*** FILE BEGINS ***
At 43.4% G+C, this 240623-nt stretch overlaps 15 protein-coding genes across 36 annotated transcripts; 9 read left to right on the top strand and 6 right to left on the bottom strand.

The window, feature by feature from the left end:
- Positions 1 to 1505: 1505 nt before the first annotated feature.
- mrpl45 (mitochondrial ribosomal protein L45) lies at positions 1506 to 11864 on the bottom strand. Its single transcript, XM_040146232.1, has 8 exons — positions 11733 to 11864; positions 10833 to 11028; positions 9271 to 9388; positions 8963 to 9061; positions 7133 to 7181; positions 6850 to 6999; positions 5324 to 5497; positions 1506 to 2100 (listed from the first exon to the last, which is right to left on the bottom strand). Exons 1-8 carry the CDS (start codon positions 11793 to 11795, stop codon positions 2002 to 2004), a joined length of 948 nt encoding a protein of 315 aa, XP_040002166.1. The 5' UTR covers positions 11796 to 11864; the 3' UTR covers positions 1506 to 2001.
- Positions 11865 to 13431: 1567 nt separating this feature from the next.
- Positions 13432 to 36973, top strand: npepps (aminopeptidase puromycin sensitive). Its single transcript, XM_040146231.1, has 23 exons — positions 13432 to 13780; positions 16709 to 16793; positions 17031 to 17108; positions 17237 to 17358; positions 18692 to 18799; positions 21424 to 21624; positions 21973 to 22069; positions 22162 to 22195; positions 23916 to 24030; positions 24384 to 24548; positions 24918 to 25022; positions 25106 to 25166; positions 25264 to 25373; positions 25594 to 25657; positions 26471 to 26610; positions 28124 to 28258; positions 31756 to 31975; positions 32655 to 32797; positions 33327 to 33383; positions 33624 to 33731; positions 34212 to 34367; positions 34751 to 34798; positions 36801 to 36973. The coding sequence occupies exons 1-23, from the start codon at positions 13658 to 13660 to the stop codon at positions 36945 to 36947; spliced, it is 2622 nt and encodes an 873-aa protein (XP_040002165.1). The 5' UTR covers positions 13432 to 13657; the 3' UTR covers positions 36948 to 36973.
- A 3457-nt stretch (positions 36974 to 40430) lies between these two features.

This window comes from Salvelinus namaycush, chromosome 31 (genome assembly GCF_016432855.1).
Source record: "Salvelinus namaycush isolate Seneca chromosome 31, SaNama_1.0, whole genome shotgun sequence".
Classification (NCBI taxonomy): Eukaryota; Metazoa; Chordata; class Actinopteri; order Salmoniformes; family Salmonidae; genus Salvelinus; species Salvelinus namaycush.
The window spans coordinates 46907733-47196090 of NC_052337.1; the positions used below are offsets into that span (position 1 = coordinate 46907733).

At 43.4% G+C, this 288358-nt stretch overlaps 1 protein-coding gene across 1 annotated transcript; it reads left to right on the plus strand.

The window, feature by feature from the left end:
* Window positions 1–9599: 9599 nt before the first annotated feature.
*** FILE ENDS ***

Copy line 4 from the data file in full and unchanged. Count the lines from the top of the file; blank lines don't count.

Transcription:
- mrpl45 (mitochondrial ribosomal protein L45) lies at positions 1506 to 11864 on the bottom strand. Its single transcript, XM_040146232.1, has 8 exons — positions 11733 to 11864; positions 10833 to 11028; positions 9271 to 9388; positions 8963 to 9061; positions 7133 to 7181; positions 6850 to 6999; positions 5324 to 5497; positions 1506 to 2100 (listed from the first exon to the last, which is right to left on the bottom strand). Exons 1-8 carry the CDS (start codon positions 11793 to 11795, stop codon positions 2002 to 2004), a joined length of 948 nt encoding a protein of 315 aa, XP_040002166.1. The 5' UTR covers positions 11796 to 11864; the 3' UTR covers positions 1506 to 2001.